Montesi, L., El Ghoch, M., Brodosi, L., Calugi, S., Marchesini, G., & Dalle Grave, R. (2016). Long-term weight loss maintenance for obesity: A multidisciplinary approach. Diabetes, Metabolic Syndrome and Obesity: Targets and Therapy, 9, 37–46. https://doi.org/10.2147/DMSO.S89836
Pélissier, L., Bagot, S., Miles-Chan, J. L., Pereira, B., Boirie, Y., Duclos, M., Dulloo, A., Isacco, L., & Thivel, D. (2023). Is dieting a risk for higher weight gain in normal-weight individual? A systematic review and meta-analysis. The British Journal of Nutrition, 1–23. https://doi.org/10.1017/S0007114523000132
Sares-Jäske, L., Knekt, P., Männistö, S., Lindfors, O., & Heliövaara, M. (2019). Self-report dieting and long-term changes in body mass index and waist circumference. Obesity Science & Practice, 5(4), 291–303. https://doi.org/10.1002/osp4.336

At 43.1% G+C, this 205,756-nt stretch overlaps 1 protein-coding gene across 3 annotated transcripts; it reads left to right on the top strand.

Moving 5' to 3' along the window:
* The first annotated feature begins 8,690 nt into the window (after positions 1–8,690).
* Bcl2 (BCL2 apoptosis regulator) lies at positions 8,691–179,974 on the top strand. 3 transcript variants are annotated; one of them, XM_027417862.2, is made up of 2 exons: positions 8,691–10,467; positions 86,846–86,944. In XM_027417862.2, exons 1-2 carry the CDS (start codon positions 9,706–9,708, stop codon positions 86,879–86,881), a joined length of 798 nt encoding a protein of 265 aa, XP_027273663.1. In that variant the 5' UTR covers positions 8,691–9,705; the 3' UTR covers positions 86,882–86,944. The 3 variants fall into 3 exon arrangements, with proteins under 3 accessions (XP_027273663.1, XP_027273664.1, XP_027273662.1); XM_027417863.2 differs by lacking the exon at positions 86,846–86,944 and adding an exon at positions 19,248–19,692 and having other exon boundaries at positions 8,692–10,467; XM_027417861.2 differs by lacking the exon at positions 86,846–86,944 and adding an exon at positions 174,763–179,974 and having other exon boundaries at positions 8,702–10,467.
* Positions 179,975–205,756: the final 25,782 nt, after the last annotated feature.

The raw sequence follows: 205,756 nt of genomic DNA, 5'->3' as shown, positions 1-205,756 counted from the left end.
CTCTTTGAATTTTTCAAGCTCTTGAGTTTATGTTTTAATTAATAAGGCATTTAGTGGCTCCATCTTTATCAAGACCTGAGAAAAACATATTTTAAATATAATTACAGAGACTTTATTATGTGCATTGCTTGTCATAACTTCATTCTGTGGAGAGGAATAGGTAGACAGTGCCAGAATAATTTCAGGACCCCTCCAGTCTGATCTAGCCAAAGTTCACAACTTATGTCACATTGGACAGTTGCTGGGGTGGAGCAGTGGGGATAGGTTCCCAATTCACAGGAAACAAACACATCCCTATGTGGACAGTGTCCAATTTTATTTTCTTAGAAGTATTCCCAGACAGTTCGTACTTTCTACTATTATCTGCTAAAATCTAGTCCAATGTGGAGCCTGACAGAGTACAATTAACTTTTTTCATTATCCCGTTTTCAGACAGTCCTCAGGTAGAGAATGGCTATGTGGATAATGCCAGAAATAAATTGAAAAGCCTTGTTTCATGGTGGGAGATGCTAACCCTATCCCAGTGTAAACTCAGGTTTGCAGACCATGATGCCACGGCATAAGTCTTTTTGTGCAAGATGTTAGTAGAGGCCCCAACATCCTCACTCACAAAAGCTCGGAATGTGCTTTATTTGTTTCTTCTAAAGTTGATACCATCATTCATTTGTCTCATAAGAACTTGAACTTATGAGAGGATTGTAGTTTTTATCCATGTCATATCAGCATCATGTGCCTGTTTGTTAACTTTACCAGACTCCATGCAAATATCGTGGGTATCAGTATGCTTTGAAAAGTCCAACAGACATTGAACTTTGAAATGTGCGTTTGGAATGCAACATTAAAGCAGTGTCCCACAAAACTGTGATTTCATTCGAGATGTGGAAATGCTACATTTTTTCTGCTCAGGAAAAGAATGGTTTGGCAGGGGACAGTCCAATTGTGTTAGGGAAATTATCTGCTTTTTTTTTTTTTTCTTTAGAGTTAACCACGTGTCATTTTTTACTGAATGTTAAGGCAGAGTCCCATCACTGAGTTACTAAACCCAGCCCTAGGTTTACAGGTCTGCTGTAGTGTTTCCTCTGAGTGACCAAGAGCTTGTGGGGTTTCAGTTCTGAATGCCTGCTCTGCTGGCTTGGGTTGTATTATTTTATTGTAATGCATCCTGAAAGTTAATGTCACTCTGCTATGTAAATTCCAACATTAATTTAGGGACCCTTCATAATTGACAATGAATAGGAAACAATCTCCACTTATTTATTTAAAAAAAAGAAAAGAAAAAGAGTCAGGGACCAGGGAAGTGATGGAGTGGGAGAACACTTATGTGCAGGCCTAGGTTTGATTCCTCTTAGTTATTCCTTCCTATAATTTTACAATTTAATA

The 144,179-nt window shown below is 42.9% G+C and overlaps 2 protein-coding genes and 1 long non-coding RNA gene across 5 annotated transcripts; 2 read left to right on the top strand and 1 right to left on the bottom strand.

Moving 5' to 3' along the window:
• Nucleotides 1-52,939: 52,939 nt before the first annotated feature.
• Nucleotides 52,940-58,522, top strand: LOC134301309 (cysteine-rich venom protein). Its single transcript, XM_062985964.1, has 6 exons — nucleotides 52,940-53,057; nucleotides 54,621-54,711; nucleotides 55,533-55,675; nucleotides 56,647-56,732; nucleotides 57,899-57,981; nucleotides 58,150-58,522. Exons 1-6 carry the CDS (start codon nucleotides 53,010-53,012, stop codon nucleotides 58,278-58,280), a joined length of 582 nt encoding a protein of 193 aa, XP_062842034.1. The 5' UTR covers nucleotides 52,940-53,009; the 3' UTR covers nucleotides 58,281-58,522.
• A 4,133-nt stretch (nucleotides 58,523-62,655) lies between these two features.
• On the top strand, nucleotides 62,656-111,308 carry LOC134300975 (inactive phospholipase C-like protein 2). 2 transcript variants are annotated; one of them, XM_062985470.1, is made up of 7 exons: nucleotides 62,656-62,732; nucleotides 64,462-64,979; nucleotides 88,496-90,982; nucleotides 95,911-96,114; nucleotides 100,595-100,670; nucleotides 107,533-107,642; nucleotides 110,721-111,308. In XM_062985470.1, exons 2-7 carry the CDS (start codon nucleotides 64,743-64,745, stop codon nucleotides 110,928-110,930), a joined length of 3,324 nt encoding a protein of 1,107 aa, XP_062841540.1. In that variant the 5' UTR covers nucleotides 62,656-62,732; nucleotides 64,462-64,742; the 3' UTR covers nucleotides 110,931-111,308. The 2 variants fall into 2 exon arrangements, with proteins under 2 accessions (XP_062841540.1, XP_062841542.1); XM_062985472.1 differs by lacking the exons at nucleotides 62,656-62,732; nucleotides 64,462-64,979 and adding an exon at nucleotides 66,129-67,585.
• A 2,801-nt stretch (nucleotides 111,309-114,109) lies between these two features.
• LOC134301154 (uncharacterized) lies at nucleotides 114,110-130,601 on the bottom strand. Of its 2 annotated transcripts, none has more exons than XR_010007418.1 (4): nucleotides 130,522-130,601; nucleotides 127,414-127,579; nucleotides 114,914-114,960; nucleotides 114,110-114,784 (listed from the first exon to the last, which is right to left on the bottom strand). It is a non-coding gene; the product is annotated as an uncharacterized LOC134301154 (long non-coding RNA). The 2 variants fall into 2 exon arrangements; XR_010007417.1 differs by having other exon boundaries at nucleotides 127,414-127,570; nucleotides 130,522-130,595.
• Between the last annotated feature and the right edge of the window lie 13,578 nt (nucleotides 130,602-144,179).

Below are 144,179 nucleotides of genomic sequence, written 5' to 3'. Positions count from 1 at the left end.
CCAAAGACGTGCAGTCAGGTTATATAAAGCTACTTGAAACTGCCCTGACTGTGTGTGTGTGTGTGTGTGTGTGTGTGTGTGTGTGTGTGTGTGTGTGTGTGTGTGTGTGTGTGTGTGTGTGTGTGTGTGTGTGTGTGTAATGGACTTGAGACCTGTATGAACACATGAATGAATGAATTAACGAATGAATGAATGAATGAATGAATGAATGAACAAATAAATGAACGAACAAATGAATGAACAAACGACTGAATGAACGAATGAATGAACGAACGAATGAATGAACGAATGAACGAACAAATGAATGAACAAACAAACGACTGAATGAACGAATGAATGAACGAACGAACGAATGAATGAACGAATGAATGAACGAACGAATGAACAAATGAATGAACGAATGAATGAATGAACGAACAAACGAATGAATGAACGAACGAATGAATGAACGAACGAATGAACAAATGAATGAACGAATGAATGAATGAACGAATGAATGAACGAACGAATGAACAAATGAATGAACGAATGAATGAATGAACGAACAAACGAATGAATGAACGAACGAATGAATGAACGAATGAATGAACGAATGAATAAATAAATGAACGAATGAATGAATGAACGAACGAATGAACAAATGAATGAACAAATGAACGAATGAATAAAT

Schaumberg, K., Anderson, D. A., Anderson, L. M., Reilly, E. E., & Gorrell, S. (2016). Dietary restraint: What’s the harm? A review of the relationship between dietary restraint, weight trajectory and the development of eating pathology. Clinical Obesity, 6(2), 89–100. https://doi.org/10.1111/cob.12134
Thomas, J. G., Bond, D. S., Phelan, S., Hill, J. O., & Wing, R. R. (2014). Weight-loss maintenance for 10 years in the National Weight Control Registry. American Journal of Preventive Medicine, 46(1), 17–23. https://doi.org/10.1016/j.amepre.2013.08.019